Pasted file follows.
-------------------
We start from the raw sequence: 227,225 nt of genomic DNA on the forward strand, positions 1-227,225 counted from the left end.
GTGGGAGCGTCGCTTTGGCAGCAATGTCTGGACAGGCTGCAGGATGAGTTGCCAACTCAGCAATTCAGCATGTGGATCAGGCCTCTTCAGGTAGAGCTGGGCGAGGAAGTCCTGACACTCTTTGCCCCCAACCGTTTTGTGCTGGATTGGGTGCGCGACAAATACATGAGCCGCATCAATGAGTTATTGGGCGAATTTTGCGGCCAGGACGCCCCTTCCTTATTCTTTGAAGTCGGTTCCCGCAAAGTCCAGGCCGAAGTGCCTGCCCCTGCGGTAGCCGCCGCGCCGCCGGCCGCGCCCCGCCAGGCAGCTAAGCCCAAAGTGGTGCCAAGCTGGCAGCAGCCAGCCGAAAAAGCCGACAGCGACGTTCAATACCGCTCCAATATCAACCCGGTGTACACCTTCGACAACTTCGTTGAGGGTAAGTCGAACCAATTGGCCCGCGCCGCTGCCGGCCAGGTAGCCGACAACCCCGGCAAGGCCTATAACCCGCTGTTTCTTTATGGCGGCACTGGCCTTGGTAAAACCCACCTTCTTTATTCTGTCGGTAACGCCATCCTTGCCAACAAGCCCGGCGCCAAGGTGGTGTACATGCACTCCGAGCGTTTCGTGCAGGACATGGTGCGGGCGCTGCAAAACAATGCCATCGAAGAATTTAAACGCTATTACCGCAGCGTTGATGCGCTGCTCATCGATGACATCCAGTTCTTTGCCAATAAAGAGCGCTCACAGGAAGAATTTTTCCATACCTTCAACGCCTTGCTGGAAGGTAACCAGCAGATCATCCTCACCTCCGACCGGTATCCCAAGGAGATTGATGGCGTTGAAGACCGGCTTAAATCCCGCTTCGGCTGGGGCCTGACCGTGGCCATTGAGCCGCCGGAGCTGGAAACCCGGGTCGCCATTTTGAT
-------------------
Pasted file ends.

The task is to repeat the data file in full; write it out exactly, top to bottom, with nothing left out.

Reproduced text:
We start from the raw sequence: 227,225 nt of genomic DNA on the forward strand, positions 1-227,225 counted from the left end.
GTGGGAGCGTCGCTTTGGCAGCAATGTCTGGACAGGCTGCAGGATGAGTTGCCAACTCAGCAATTCAGCATGTGGATCAGGCCTCTTCAGGTAGAGCTGGGCGAGGAAGTCCTGACACTCTTTGCCCCCAACCGTTTTGTGCTGGATTGGGTGCGCGACAAATACATGAGCCGCATCAATGAGTTATTGGGCGAATTTTGCGGCCAGGACGCCCCTTCCTTATTCTTTGAAGTCGGTTCCCGCAAAGTCCAGGCCGAAGTGCCTGCCCCTGCGGTAGCCGCCGCGCCGCCGGCCGCGCCCCGCCAGGCAGCTAAGCCCAAAGTGGTGCCAAGCTGGCAGCAGCCAGCCGAAAAAGCCGACAGCGACGTTCAATACCGCTCCAATATCAACCCGGTGTACACCTTCGACAACTTCGTTGAGGGTAAGTCGAACCAATTGGCCCGCGCCGCTGCCGGCCAGGTAGCCGACAACCCCGGCAAGGCCTATAACCCGCTGTTTCTTTATGGCGGCACTGGCCTTGGTAAAACCCACCTTCTTTATTCTGTCGGTAACGCCATCCTTGCCAACAAGCCCGGCGCCAAGGTGGTGTACATGCACTCCGAGCGTTTCGTGCAGGACATGGTGCGGGCGCTGCAAAACAATGCCATCGAAGAATTTAAACGCTATTACCGCAGCGTTGATGCGCTGCTCATCGATGACATCCAGTTCTTTGCCAATAAAGAGCGCTCACAGGAAGAATTTTTCCATACCTTCAACGCCTTGCTGGAAGGTAACCAGCAGATCATCCTCACCTCCGACCGGTATCCCAAGGAGATTGATGGCGTTGAAGACCGGCTTAAATCCCGCTTCGGCTGGGGCCTGACCGTGGCCATTGAGCCGCCGGAGCTGGAAACCCGGGTCGCCATTTTGAT